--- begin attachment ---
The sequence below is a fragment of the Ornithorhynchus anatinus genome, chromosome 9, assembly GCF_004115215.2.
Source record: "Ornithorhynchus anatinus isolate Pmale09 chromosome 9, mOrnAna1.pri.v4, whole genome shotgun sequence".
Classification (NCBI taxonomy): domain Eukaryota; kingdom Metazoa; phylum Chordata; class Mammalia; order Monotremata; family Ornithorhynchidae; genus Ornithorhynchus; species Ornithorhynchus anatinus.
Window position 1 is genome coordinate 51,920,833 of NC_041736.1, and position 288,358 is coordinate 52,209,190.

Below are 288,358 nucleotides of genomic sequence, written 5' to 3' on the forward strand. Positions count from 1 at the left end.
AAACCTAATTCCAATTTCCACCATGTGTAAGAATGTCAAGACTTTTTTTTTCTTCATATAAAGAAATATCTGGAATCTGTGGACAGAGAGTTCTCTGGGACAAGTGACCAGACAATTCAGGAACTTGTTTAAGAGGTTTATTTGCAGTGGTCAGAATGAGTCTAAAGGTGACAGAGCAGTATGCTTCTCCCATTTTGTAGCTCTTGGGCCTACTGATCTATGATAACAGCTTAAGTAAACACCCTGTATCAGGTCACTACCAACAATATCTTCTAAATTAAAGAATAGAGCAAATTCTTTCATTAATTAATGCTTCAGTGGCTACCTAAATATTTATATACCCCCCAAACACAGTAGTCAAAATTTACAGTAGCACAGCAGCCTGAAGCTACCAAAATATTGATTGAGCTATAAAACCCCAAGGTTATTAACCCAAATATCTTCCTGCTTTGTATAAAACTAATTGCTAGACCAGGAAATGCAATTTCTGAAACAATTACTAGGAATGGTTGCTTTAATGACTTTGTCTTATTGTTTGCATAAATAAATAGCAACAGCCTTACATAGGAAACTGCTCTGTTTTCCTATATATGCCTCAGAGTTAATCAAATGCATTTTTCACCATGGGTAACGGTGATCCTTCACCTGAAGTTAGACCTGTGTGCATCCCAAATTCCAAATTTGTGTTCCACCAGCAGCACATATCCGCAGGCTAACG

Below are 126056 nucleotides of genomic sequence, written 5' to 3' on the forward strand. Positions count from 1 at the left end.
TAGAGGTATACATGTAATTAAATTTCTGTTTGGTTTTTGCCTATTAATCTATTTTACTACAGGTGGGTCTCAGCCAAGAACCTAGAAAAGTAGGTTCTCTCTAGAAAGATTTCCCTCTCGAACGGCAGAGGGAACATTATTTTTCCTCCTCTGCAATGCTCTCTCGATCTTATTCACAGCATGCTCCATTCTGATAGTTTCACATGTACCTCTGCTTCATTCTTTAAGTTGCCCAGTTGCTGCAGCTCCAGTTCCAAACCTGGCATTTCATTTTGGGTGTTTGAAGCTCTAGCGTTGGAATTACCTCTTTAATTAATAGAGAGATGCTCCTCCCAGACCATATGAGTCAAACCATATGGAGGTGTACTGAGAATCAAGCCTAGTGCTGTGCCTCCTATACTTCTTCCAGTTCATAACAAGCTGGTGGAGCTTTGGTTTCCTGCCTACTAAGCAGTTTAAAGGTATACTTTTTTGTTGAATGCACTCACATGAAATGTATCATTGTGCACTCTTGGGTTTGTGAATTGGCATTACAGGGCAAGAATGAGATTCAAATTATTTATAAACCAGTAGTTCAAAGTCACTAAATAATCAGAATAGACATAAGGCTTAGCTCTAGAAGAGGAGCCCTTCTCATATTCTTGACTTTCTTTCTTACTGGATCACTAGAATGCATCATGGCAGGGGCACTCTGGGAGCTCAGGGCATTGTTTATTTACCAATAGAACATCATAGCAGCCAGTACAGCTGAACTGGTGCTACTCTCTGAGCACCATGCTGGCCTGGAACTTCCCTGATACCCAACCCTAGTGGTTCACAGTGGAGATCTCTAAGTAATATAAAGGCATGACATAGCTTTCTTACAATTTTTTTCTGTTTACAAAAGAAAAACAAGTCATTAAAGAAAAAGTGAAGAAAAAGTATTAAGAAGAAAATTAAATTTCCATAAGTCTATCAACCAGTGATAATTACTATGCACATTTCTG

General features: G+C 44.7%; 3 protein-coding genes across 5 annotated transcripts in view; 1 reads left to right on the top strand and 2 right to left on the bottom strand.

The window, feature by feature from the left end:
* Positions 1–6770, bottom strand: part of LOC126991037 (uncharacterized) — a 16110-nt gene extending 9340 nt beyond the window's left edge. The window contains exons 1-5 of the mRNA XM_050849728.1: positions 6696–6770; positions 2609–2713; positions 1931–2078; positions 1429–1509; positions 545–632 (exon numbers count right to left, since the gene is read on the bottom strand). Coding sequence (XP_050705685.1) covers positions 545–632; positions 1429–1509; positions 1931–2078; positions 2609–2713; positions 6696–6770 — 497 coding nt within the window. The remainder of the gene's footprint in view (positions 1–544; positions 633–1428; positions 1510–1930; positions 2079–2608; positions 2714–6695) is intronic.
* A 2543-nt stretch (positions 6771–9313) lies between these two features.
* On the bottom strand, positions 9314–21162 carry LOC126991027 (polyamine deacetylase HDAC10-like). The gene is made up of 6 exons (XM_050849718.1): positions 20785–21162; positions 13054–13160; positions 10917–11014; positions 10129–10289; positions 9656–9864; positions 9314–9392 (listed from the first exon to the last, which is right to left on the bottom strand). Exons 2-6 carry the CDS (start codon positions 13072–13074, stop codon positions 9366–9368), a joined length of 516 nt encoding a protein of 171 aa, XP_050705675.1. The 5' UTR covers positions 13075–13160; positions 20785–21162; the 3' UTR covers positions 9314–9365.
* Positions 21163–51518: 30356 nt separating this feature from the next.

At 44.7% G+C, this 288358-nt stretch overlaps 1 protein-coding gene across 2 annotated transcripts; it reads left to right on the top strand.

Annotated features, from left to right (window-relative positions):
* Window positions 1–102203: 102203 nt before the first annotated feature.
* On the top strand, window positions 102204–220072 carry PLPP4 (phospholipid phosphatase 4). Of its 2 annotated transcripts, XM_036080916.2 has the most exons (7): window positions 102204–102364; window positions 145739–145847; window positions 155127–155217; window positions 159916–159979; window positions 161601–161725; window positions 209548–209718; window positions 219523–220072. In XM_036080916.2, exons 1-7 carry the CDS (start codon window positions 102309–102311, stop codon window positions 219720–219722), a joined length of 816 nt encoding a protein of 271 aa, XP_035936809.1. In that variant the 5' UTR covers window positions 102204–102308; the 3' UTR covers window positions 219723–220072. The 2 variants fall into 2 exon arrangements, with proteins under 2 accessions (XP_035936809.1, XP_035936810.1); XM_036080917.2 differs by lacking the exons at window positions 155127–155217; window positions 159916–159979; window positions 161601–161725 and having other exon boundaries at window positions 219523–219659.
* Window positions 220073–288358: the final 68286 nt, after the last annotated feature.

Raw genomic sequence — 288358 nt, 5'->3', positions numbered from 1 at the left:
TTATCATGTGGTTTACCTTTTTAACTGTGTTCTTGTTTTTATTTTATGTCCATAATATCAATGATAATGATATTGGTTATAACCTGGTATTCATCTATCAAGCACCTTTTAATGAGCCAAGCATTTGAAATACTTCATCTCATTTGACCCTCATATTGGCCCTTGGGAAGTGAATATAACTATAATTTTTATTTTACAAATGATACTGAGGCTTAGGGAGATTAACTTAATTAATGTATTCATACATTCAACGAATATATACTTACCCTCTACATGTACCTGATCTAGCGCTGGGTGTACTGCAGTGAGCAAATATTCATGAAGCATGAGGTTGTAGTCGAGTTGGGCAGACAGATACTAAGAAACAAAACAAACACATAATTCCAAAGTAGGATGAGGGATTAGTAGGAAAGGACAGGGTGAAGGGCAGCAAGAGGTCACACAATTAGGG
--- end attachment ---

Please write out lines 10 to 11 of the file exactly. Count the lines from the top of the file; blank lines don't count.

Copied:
The window, feature by feature from the left end:
* Positions 1–6770, bottom strand: part of LOC126991037 (uncharacterized) — a 16110-nt gene extending 9340 nt beyond the window's left edge. The window contains exons 1-5 of the mRNA XM_050849728.1: positions 6696–6770; positions 2609–2713; positions 1931–2078; positions 1429–1509; positions 545–632 (exon numbers count right to left, since the gene is read on the bottom strand). Coding sequence (XP_050705685.1) covers positions 545–632; positions 1429–1509; positions 1931–2078; positions 2609–2713; positions 6696–6770 — 497 coding nt within the window. The remainder of the gene's footprint in view (positions 1–544; positions 633–1428; positions 1510–1930; positions 2079–2608; positions 2714–6695) is intronic.